Pain and Pain-Related Distress in Children With Cancer

  • Sharon L. Manne
  • Barbara L. Andersen


Cancer in children is relatively rare, accounting for slightly less than 1 % of the 1 million cases of cancer diagnosed annually in the United States (Silver-berg, Boring, & Squires, 1990). When it occurs, however, it can be fatal. Cancer is the second leading cause of death among individuals 14 years of age or less, and accounts for 10 to 12% of the annual childhood deaths (Silverberg et al., 1990). Although there are cardinal signs and symptoms of cancer in children (Fernbach, 1984), including fever, a tumor mass, pallor, changes in balance, gait, or personality, or changes in the eye, pain is perhaps the most classic sign or symptom. For example, bone pain has been found in 15 to 52% of children presenting with leukemia (Fernbach, 1984; Miser, McCalla, Dothage, Wesley, & Miser, 1987), the most common form of childhood cancer. Pain often accompanies the remaining prevalent sites of disease, including brain tumors (headache), kidney tumors (abdominal pain), and soft tissue disease (a painful mass with rhabdomyosarcoma) (Miser et al., 1987). Thus, it is often the child’s complaint of pain or their parents’ suspicion that the child is in pain, from seeing changes in his/her behavior or affect, that prompts a visit to a physician.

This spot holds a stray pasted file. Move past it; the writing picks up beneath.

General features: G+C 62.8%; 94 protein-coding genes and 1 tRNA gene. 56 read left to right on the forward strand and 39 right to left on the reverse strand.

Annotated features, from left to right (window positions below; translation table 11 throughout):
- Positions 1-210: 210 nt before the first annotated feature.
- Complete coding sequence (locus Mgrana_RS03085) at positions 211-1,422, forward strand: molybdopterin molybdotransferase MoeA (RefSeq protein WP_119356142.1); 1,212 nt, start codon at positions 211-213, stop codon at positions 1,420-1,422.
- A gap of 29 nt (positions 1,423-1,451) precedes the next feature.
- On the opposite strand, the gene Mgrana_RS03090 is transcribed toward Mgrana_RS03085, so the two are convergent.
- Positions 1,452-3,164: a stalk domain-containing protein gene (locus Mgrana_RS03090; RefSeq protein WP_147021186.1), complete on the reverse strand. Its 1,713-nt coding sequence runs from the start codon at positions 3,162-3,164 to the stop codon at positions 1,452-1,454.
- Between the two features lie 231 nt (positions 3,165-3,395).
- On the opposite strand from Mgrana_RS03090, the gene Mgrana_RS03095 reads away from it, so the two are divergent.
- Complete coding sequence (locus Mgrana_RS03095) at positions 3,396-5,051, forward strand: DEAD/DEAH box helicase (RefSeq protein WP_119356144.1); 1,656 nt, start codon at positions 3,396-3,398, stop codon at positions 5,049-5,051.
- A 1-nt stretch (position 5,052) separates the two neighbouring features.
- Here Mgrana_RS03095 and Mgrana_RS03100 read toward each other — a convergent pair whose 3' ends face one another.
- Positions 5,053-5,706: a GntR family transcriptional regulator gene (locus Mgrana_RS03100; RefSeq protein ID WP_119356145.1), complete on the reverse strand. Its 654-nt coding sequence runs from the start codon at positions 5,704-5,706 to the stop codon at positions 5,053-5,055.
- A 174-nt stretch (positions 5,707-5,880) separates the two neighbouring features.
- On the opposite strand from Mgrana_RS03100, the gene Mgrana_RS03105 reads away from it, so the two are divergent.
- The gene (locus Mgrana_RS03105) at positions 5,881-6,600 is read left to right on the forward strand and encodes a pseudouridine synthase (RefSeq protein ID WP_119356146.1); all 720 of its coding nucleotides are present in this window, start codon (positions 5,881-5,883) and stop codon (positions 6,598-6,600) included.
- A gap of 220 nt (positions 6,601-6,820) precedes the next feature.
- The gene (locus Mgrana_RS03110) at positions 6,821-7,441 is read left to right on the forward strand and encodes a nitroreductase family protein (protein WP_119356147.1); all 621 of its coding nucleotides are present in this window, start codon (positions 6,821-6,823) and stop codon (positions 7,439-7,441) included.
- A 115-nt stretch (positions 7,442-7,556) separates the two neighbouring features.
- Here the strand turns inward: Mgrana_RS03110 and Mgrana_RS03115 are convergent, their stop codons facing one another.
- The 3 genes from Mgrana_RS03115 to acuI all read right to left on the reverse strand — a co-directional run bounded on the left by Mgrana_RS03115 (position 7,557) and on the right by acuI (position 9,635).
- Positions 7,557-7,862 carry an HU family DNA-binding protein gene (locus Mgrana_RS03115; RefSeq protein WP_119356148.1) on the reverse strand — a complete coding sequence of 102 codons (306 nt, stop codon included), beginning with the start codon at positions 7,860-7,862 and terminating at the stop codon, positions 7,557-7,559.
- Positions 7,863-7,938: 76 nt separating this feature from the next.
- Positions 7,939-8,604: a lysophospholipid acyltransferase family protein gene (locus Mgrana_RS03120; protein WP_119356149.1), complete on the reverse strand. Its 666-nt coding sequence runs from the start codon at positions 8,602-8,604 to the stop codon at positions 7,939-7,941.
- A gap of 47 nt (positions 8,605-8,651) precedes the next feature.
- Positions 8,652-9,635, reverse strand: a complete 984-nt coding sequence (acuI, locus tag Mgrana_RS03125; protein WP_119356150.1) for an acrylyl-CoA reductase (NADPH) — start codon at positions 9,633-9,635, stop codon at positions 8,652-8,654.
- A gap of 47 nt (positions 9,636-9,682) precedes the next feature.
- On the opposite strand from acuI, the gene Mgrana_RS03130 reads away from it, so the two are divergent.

Acute Lymphocytic Leukemia Bone Marrow Aspiration Pediatric Cancer Painful Procedure Child Distress 
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© Springer-Verlag New York Inc. 1991

Authors and Affiliations

  • Sharon L. Manne
  • Barbara L. Andersen

There are no affiliations available

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